New fuel for the fire due to the interpretation of the LAG ruling on zillmerization

03.05.2007 The recently announced ruling on the zillmerisation of occupational pension tariffs (see link) is providing new fuel for the fire in the insurance industry. Brief background: In its ruling of 15 March 2007, the Regional Labour Court (LAG) in Munich decided that zillmerised tariffs are inadmissible in the context of employee-financed company pension schemes and that corresponding agreements on the conversion of remuneration are invalid. The LAG based its decision, on the one hand, on the requirement of equal value contained in the German Occupational Pensions Act (BetrAVG) (section 1 (2) no. 3 BetrAVG). The Zillmerisation in the case of deferred compensation also constitutes a violation of the prohibition of unreasonable disadvantage (section 307 BGB) as well as the basic idea of portability (section 4 BetrAVG). Moreover, in the opinion of legal experts, zillmerised tariffs in employee-financed occupational pension schemes are not in line with the principles of the recent case law of the Federal Court of Justice (BGH) and the Federal Constitutional Court (BVerfG), according to which the acquisition costs must be proportionate and must not frustrate the objective of asset formation. GDV comments on LAG ruling The German Insurance Association (GDV) has now issued a statement on the LAG ruling. In it, the insurance industry objects to the ruling, arguing that higher maturity benefits can be achieved with zillmerized tariffs and that, if the employee is sufficiently informed, a private-autonomous, voluntary (individual) agreement exists, so that sections 307 ff. BGB would not apply. In addition, the BGH had stated in the decision referred to by the LAG that the Zillmer procedure did not in principle constitute an unreasonable disadvantage within the meaning of Section 307 of the German Civil Code. Furthermore, it had to be taken into account that the legislator itself assumed the admissibility of offsetting acquisition costs in the context of the forthcoming amendment of the VVG. “Arguments of the GDV do not convince” “These arguments brought forward against the decision of the regional labor court Munich do not convince indes”, answers to it attorney Thomas Keppel of the residents of Munich Kanzlei Dr. Johannes Fiala. The statutory requirement of equal value could not be circumvented on the grounds of an allegedly higher maturity benefit in the case of zillmerised contracts, especially since this would not achieve the portability and thus flexibility required by the Occupational Pensions Act for employees who work for an employer for an average of just under five years. “Furthermore, even an express reference to Zillmerung does not result in a general business condition becoming an individual agreement,” Keppel continued. “The value equality requirement is precisely one of the special features of employment law which, under section 310(4), second sentence, of the Civil Code, must be taken into account in determining the validity of a general terms and conditions clause.” GDV disregards this in its comments on the decision. “The cases decided by the Federal Supreme Court concerned life insurance contracts without reference to (employee-financed) occupational pension schemes. The BGH had held that policyholders must be entitled to a certain minimum surrender value (just under half of the premiums paid) in the event of premature termination of the contract. The acquisition costs would have to be proportionate and the objective of capital accumulation should not be frustrated. “This jurisprudence was confirmed by the Federal Constitutional Court,” Keppel said. “A fortiori, the considerations underlying these decisions must apply where the employer converts pay due to the employee into a pension entitlement.” Within the framework of the contract concluded in this case by the employer with the product provider for the benefit of third parties, the choice of a zillmerised contract must therefore be avoided, as the objective of asset formation for old-age provision in the event of premature termination of the employment relationship would thereby become impossible, Keppel further explains and at the same time points out that the average duration of an employment relationship is not even five years. In view of case constellations such as the case decided by the Munich Higher Labor Court (premiums of EUR 6,230 paid in, after three years the surrender value of the reinsurance policy was only EUR 639), to speak of equal value on the basis of zillmerized tariffs, as GDV does in its statement, is therefore unconvincing and shows a lack of consideration of the reasons put forward by the Munich Higher Labor Court for the ineffectiveness of zillmerization in the case of deferred compensation. “Also from the fundamental admissibility of zillmer-similar – a Zillmerung in the narrower sense permits the insurance contract right straight no more – conclusion cost allocation methods after the VVG cannot be concluded the effectiveness of appropriate regulations in the context of the employee-financed BAV , so Keppel further. Here, too, the insurance industry overlooks the requirement of equal value as a “lex specialis” that takes precedence in employment law. “Contrary to the GDV’s view, it can therefore by no means be assumed that the Federal Labor Court, should it come to an appeal by the defendant employer, will amend the ruling of the LAG Munich,” Keppel is convinced. “Reasons to doubt this already result from the fact that the decision is based in essential points on the views of the presiding judge at the BAG, Dr. Gerhard Reinecke.” (hh)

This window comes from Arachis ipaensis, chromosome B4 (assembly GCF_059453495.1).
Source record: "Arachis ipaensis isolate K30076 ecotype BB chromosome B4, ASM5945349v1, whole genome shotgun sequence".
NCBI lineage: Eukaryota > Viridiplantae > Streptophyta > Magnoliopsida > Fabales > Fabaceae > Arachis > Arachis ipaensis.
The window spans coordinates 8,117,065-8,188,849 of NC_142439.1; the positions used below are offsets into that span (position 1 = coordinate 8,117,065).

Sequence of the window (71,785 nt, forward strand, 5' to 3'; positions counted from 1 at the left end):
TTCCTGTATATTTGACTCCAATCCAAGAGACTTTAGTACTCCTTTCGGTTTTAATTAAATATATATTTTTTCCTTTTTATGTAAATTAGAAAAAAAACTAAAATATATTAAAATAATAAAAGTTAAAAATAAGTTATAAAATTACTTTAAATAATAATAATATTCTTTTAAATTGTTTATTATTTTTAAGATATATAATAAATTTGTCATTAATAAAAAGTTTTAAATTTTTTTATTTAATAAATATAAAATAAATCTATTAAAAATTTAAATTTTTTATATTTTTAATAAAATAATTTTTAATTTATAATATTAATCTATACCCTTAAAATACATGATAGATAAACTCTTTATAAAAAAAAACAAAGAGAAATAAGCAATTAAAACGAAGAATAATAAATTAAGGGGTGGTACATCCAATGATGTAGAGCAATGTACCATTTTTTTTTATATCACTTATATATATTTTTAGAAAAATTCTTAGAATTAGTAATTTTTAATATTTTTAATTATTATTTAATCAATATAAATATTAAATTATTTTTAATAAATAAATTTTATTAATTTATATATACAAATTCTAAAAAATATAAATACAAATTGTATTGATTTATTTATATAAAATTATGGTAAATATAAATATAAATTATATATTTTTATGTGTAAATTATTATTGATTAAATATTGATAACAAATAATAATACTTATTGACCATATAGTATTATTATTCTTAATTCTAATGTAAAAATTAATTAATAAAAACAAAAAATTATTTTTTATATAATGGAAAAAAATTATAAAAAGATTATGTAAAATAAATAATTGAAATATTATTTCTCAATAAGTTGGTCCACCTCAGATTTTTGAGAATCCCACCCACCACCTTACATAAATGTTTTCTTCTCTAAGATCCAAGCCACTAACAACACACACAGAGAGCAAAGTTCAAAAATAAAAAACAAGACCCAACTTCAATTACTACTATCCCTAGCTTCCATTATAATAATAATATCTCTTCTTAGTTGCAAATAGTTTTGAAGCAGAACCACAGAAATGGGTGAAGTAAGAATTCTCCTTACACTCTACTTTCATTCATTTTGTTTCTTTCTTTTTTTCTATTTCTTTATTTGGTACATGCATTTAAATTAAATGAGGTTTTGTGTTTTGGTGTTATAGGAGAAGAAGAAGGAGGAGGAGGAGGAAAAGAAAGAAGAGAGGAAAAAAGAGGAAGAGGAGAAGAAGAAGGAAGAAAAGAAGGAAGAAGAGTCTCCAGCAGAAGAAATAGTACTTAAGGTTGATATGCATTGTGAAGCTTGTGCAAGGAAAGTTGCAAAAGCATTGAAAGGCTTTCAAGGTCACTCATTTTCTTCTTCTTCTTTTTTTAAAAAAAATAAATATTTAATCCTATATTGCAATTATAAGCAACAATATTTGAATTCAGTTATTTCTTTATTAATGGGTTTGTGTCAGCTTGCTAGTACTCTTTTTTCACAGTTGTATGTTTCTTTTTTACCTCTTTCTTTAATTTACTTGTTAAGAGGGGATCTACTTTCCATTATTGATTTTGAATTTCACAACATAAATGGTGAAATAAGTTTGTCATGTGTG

(fondsprofessionell.de (03.05.2007))
Courtesy ofwww.fondsprofessionell.de.

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Dr. Johannes Fiala Dr. Johannes Fiala

Dr. Johannes Fiala has been working for more than 25 years as a lawyer and attorney with his own law firm in Munich. He is intensively involved in real estate, financial law, tax and insurance law. The numerous stages of his professional career enable him to provide his clients with comprehensive advice and to act as a lawyer in the event of disputes.